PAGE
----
Absorptive capacity one size fits all
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Absorptive Capacity- One size fits all?. A Firm-level analysis of absorptive capacity for different kinds of knowledge. ZEW Discussion Paper No. 05-72 Tobias Schmidt Centre for European Economic Research (ZEW) Tel.: +49-621-1235-235, [email protected] Motivation.

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Absorptive capacity one size fits all

Absorptive Capacity- One size fits all?

A Firm-level analysis of absorptive capacity for different kinds of knowledge.

ZEW Discussion Paper No. 05-72

Tobias Schmidt

Centre for European Economic Research (ZEW)

Tel.: +49-621-1235-235, [email protected]


Motivation

Motivation

  • Little research on the determinants and mechanisms that increase absorptive capacity

    Mahnke et al. 2005; Lane et al. 2002; Veugelers 1997

  • Problem to find good empirical measure of absorptive capacity

    Zahara and George, 2002; Becker and Peters 2000

  • Same absorptive capacity for all types of knowledge?


Definition of absorptive capacity

Definition of Absorptive Capacity

  • AC: Firms’ ability to “identify, assimilate, and exploit knowledge from the environment”

    Cohen and Levinthal 1989, 1990

  • Concept is used at the individual-, organizational-, regional-, and national-level

    Narula 2004; Van den Bosch 2003

  • Used in economics and business administration

    Belderbos et al. 2004; Lenox and King 2004


Determinants of absorptive capacity r d activities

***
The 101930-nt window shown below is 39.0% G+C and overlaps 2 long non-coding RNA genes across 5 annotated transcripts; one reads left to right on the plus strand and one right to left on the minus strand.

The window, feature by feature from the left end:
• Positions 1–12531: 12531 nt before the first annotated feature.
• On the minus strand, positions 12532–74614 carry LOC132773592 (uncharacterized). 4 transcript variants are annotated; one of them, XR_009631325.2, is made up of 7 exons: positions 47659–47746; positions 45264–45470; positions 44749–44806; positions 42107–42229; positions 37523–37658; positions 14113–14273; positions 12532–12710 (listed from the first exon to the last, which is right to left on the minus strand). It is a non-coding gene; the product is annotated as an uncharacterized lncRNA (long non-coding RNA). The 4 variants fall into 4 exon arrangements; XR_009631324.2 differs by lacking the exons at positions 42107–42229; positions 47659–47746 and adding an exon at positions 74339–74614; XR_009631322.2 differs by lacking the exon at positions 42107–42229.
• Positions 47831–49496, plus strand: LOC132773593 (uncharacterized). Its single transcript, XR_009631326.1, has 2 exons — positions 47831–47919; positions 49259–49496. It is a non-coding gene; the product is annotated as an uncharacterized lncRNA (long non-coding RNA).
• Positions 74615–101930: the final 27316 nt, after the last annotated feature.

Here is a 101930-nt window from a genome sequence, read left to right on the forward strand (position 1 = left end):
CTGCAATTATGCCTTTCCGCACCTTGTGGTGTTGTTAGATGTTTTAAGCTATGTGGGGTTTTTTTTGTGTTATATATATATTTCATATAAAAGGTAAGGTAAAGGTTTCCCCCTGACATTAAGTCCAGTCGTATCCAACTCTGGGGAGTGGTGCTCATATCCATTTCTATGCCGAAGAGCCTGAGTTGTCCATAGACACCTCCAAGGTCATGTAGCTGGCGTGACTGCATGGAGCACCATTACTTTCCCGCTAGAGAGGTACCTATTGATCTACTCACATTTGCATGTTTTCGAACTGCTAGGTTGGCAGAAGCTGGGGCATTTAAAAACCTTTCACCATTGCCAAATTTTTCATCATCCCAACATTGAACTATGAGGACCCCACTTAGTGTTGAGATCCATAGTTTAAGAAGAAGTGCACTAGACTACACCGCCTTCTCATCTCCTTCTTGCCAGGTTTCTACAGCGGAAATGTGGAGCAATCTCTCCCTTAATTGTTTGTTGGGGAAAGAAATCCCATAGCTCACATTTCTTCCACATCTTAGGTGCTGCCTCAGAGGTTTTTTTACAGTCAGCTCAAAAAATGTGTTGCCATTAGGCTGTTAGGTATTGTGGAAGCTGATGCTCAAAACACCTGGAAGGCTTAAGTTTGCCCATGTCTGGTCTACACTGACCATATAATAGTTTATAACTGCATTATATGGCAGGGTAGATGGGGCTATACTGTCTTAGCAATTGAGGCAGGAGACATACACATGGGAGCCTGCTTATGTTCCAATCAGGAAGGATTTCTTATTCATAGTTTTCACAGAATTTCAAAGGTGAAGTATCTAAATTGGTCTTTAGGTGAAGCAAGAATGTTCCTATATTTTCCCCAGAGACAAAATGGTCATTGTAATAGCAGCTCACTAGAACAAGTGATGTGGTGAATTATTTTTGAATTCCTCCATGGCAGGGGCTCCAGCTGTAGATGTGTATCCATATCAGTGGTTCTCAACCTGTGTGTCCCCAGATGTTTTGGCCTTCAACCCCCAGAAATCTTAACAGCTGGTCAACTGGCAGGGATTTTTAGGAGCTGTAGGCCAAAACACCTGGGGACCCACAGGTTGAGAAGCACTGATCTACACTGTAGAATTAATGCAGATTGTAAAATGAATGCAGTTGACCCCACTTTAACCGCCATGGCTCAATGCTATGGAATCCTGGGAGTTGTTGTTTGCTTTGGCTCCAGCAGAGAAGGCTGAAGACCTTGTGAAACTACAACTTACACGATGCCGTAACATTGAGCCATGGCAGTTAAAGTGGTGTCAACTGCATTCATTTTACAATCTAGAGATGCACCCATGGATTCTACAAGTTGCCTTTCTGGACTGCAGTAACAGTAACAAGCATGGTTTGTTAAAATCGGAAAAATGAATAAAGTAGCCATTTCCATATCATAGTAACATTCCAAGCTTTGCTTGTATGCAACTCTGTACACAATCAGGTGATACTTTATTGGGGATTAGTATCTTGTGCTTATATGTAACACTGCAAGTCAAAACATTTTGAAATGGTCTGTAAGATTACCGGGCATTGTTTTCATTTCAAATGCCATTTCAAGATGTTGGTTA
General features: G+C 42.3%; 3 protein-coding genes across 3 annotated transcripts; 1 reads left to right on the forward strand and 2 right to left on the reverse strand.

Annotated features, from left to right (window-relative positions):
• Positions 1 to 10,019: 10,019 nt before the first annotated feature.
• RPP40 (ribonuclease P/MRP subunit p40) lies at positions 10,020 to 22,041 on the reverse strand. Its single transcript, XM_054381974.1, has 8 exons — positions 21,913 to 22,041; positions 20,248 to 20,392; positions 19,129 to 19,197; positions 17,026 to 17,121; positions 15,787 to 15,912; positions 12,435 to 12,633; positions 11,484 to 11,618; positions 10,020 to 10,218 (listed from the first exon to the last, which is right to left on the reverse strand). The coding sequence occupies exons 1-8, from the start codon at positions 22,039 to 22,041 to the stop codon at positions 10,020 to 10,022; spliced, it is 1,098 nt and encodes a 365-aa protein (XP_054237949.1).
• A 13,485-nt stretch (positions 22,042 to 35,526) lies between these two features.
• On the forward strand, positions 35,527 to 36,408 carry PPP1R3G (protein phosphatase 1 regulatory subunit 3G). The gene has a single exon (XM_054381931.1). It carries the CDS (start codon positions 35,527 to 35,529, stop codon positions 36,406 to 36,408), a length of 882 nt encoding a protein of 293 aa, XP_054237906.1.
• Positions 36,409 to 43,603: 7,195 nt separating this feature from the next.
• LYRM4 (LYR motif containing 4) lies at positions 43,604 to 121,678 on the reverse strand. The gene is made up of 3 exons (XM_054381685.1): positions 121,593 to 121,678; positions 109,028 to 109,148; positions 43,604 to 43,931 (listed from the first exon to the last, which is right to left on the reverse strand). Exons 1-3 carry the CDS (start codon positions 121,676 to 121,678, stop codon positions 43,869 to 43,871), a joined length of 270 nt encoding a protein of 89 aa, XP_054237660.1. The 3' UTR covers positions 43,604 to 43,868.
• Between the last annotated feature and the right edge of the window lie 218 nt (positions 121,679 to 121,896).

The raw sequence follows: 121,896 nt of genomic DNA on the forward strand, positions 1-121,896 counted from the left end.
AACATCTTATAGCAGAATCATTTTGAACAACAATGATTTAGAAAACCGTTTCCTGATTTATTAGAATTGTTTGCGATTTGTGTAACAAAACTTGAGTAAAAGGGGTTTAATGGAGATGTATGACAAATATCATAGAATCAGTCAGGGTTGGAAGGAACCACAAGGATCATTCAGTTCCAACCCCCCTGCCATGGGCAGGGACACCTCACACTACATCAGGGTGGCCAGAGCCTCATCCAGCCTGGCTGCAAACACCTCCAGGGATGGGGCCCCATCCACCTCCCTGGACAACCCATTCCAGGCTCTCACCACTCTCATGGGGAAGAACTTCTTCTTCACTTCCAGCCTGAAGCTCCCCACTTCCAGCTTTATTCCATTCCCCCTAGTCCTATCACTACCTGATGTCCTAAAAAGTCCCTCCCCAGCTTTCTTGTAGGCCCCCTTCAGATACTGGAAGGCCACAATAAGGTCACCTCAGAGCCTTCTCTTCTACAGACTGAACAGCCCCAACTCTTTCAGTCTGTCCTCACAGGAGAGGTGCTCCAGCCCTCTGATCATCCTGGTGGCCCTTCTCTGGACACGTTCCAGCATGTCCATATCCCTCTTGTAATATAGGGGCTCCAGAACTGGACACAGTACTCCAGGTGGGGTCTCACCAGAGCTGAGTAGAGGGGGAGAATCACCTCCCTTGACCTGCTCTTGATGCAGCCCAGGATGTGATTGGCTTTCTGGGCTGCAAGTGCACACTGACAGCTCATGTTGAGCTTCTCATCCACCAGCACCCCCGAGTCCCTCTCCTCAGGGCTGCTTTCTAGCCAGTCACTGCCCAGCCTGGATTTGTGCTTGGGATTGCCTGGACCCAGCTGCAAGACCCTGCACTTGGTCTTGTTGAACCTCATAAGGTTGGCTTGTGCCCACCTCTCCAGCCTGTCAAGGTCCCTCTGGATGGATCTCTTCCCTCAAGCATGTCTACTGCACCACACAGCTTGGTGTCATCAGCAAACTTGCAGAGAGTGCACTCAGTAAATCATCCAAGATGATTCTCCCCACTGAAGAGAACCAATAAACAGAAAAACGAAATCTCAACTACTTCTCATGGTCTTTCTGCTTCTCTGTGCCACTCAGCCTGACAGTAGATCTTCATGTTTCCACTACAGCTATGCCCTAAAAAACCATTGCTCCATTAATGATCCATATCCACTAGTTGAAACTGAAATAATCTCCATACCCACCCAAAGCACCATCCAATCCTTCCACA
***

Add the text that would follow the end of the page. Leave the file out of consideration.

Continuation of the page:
Determinants of Absorptive Capacity: R&D Activities

  • R&D intensity and R&D budgets

    intensity: Cohen and Levinthal 1989; Stock et al. 2001; Rocha 1999; Cantner and Pyka 1998; budgets: Leahy and Neary 2004 ; Grünfeld 2003

  • Continuous R&D activitiesOltra and Flor 2003; Becker and Peters 2000

  • R&D labBecker and Peters 2000; Veugelers 1997


Determinants of absorptive capacity prior related knowledge skills

Determinants of Absorptive Capacity: Prior Related Knowledge/Skills

  • Absorptive capacity is path dependentCohen and Levinthal 1990

  • Employees’ level of education

    Rothwell and Dodgson 1991

  • GatekeepersGradwell 2003; Vinding 2000


Determinants of absorptive capacity organization and hrm

Determinants of Absorptive Capacity: Organization and HRM

  • Organizational structure

    Gradwell 2003; Welsch et al. 2001; Van den Bosch al. 1999; Lane and Lubatkin 1998

  • Human Resource and Knowledge Management

    Mahnke et al. 2005; Jones and Craven 2001; Vinding 2000; Cohen and Levinthal 1994

  • Involvement of managers

    Lenox and King 2004


Absorptive capacity for different knowledge

Absorptive Capacity for Different Knowledge

  • Learning depends on the similarity between “teacher” and “student”Lane and Lubatkin 1998

  • Prior experience and related knowledgeDussauge et al. 2000; Cohen and Levinthal 1990

  • Scientific knowledgeBecker and Peters 2000; Nelson and Wolff 1997


Data mannheim innovationpanel

Data: Mannheim Innovationpanel